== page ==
The preeminent comparands in comparative law are the various types of legal thinking and discourse. It is unsurprising that types of legal thinking and discourse vary across cultures, even across similar cultures. Due to their preeminence, typological variation in legal thinking and discourse is not a trivial matter for theory construction. Quite to the contrary, to understand those types and the paradigms of legal thought that render them intelligible to legal agents immersed in their contexts is the ultimate test of the explanatory worth of theories in comparative law. In that respect, in discussing the problems of comparability Professor Alford alerted the field that

“what concerns me is that our efforts at engaging in broad theoretical work may unwittingly lead us to believe that we are considering foreign legal cultures in universal or value-free terms when, in fact, we are examining them through conceptual frameworks that are products of our own values and traditions, and that are often applied merely to see what foreign societies have to tell us about ourselves.”[18]

Even this brief encounter with Professor Alford’s early work on the limits and possibilities of theory in comparative law demonstrates why that work strikes the scholar, sending him on the path of intellectual humility. Professor Alford’s early work raised the bar for comparative law, a bar that his later work far exceeded.

III.   Comparative Law as a Way of Life

We, moderns, tend to think of and experience life in fragmented ways, as we constantly enter and leave social spheres governed by different and at times conflicting logics. In contrast, for many of the ancient philosophers, philosophy was not just an expertise or a mode of inquiry or a sphere that one enters and leaves; philosophy was for them a mode of existence. As the classicist John Cooper once put it, “[o]ver most of the one thousand years of philosophy in ancient Greece and Rome, philosophy was assiduously studied in every generation by many ancient philosophers and their students as the best way to become good people and to live good human lives.”[19] To be a philosopher was then “to be fundamentally committed to the use of one’s own capacity for reasoning in living one’s life: the philosophical life is essentially simply a life led on that basis.”[20]

Those of us who have the good fortune of learning directly from Professor Alford and of being members of institutions shaped by him recognize that the respect, learning, humility, generosity, openness, and imaginative empathy the he teaches to be the virtues par excellence of comparative law are also his way of life. Professor Alford, the scholar, is a comparatist of the highest caliber; Professor Alford, the teacher, the friend, the institutional builder and sustainer, embodies the virtues of comparative law as a way of life.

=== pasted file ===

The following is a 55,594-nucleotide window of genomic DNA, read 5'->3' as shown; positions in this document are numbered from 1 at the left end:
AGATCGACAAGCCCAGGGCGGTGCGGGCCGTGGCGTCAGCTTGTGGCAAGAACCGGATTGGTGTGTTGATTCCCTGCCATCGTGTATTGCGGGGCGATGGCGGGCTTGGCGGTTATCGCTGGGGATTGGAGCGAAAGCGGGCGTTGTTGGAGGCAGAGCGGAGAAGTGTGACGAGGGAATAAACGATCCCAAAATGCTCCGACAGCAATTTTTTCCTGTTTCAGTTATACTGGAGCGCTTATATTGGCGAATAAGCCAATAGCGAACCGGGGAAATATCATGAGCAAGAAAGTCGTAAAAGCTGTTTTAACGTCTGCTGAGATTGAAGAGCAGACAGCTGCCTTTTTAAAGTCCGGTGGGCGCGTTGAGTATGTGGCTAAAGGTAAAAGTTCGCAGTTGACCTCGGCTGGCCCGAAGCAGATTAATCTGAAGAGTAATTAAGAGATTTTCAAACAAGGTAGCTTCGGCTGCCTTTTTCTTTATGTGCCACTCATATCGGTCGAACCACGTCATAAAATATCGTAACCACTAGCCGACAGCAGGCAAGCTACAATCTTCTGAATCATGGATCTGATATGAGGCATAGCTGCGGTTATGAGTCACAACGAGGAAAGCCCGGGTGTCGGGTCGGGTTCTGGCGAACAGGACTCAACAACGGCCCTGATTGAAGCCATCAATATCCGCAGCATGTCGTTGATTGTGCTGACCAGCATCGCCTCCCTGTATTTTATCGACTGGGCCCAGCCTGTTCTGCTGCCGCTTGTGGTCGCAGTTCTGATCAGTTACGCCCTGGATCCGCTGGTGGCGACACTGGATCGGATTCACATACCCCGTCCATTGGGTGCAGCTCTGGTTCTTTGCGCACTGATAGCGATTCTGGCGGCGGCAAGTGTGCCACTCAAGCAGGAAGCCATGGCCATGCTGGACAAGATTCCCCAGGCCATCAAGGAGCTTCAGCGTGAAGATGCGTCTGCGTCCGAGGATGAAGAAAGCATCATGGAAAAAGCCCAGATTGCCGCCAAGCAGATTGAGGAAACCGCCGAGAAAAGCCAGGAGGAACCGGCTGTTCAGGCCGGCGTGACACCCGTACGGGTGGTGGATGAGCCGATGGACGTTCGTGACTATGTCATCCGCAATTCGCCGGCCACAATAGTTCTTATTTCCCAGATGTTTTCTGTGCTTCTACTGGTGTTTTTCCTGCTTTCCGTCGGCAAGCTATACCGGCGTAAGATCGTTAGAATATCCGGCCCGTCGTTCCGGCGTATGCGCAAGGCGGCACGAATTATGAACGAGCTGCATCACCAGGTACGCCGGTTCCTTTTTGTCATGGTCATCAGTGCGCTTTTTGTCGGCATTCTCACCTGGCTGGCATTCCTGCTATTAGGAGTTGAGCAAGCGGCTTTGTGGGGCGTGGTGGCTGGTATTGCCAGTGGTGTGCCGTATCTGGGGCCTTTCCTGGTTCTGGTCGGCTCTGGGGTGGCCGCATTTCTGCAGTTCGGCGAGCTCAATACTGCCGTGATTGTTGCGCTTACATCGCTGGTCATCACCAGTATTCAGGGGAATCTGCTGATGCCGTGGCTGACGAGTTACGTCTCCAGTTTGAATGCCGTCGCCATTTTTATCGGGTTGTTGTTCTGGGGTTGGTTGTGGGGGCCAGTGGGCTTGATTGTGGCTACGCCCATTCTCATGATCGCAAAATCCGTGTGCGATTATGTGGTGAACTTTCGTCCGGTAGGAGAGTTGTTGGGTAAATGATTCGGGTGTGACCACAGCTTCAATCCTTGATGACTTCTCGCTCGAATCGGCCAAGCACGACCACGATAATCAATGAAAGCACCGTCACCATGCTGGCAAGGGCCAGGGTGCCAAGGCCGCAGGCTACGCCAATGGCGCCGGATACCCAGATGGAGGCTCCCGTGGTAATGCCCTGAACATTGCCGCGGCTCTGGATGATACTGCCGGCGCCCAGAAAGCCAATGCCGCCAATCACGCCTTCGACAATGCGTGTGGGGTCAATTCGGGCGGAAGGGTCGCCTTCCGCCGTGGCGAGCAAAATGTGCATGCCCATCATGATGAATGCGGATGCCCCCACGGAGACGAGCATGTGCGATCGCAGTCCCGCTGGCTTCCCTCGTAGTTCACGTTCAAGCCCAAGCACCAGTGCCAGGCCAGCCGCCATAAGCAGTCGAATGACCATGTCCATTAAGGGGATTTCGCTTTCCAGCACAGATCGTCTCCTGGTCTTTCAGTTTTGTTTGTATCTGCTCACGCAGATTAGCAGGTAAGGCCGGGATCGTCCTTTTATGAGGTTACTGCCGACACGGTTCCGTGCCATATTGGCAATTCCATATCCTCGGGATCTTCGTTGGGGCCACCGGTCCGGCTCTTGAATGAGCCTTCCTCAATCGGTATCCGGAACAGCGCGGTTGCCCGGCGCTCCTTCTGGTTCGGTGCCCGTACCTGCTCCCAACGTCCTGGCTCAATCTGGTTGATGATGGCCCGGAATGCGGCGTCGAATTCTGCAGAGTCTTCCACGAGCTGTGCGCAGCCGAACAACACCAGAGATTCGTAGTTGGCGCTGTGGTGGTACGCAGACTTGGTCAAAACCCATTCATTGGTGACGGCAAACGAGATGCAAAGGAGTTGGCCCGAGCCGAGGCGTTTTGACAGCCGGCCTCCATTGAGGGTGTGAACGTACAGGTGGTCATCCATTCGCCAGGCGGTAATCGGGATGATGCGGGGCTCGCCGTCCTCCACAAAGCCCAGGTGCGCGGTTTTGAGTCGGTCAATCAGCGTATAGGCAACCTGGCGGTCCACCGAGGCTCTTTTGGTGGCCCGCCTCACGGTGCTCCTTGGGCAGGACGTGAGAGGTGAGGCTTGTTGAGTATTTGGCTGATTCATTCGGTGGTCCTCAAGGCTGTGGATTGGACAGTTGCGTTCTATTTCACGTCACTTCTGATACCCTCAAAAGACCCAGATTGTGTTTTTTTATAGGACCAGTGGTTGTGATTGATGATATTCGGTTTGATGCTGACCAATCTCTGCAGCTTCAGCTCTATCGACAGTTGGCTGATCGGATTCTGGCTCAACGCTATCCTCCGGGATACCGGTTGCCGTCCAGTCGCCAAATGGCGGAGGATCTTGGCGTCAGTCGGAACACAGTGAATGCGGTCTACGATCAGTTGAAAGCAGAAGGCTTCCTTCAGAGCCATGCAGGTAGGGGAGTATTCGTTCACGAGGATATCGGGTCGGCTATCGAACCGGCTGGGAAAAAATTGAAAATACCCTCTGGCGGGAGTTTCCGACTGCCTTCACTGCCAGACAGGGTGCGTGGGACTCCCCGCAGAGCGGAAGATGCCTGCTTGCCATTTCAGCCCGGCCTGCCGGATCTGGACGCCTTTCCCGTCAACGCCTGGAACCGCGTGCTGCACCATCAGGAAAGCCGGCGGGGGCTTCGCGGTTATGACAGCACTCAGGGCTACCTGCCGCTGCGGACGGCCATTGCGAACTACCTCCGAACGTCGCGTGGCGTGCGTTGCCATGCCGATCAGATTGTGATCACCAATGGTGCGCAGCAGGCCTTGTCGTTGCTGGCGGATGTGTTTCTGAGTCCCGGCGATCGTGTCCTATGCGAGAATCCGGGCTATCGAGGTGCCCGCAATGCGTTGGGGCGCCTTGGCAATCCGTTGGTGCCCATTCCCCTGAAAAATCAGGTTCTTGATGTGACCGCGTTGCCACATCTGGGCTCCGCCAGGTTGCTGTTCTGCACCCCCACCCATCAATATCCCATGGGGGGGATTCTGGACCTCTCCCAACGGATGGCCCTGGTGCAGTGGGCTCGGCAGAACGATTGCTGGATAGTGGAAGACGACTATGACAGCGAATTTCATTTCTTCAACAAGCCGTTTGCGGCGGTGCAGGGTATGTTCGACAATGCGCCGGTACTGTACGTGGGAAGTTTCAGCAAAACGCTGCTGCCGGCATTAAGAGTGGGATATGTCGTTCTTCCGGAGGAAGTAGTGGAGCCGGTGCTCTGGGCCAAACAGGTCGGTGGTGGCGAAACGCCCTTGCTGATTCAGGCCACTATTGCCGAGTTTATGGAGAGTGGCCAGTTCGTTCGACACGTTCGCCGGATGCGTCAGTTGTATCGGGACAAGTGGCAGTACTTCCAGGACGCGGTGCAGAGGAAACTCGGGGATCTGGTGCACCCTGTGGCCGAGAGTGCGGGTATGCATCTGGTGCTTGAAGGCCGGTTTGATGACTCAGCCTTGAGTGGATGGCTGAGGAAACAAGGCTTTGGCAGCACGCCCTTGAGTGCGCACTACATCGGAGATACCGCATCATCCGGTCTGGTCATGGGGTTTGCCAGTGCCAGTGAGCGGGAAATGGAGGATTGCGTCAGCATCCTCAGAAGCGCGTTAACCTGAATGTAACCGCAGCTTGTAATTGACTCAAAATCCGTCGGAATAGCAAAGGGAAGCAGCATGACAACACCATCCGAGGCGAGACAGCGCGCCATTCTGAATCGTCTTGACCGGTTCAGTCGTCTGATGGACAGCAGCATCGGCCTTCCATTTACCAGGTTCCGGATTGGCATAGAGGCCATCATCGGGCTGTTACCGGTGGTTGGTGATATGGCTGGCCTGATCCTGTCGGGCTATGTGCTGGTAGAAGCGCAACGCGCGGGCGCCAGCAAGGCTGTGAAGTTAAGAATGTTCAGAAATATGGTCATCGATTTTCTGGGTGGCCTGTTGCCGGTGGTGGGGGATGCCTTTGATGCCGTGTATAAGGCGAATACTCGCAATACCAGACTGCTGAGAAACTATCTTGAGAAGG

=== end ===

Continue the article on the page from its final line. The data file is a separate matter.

[1] Paulo Barrozo, Law in Time: Legal Theory & Legal History.  31 YALE JOURNAL OF LAW AND HUMANITIES 1 (2020).

[2] In previous work, I remarked en passant on how Hayek saw in law’s voracity only its functionalist aspect and its susceptibility to influence by pressure groups. In this way, Hayek missed the independent axiological aspect of law’s voracity. See FRIEDRICH A. HAYEK, LAW, LEGISLATION, AND LIBERTY (1978-81). This oversight has plagued the schools of legal, economic and political thought influenced by him.


[4] William P. Alford, Inscrutable Occidental – Implications of Roberto Unger’s Uses and Abuses of the Chinese Past, 64 TEX. L. REV. 915 (1986).

[5] William P. Alford, On the Limits of Grand Theory in Comparative Law, 61 Wash. L. REV. 945 (1986).



[8] Maybe an example of what I mean by the attribute of autotelos is in order. Consider traffic speed limit norms. No sufficient account of those norms can miss the way the purpose of enhancing traffic safety and coordination connects with several other purposes of a legal system, from impacts on insurance and medical care costs to more general impacts of accidents on the economy and social psychology.

[9] “I am not opposed to efforts to speculate broadly across cultures and times. Indeed, what I have to say today could be construed as a form of “grand theory.” Limits of Grand Theory, 946.

[10] Limits of Grand Theory, 946-947.

[11] Limits of Grand Theory, 947.

[12] Limits of Grand Theory, 947.

[13] Inscrutable Occidental, 918-919.

[14] Inscrutable Occidental, 959.

[15] Inscrutable Occidental, 960.

[16] Inscrutable Occidental, 952-953.

Reviewing Carothers’ Aiding Democracy Abroad (THOMAS CAROTHERS, AIDING DEMOCRACY ABROAD: THE LEARNING CURVE (1999)), Professor Alford recast the lessons of his earlier work in the context of American foreign policy. The consistency of his lessons magnify their underlying truth and wisdom:


“we need to ask difficult questions about matters such as the relationship between the various “goods” being promoted (that is, democracy, the rule of law, fundamental human rights, markets, economic development, and civil society) and the challenges inherent in discerning and measuring both the intended and unintended consequences of what we advocate. And throughout, we need to be mindful of the ethical implications of seeking to mold others in such basic ways, even as we are alert to the respects in which the experience may be shaping us.

At first blush, asking such questions may seem all too “academic” an exercise that threatens to enmesh those determined to foster democracy in a web of self-absorption and indecision for which they simply do not have time. To the contrary, however, this process has the potential to speak forcefully to problems such as the hubris and inattention to power that Carothers rightly argues have plagued democracy promotion efforts to date. That is not because ready answers loom on the horizon, for in many instances, they are simply not to be had or vary depending on one’s normative outlook, but rather because the exercise itself – with its sober reflection on ends as well as means – underscores the true complexity and gravity of attempting so fundamentally to influence others.” William P. Alford, Exporting the Pursuit of Happiness, 113 HARV. L. REV. 1677 (2000), 1682.

[17] Inscrutable Occidental, 962.

[18] Limits of Grand Theory, 946.


[20] Idem, 18. Socrates (for Plato and for those of us living in the long shadow he cast) exemplified excellence. Indeed, “the struggles of Socrates made a new and splendid example to form the characters of those who looked on it.” WERNER JAEGER, PAIDEIA: THE IDEALS OF GREEK CULTURE, VOL II. 76.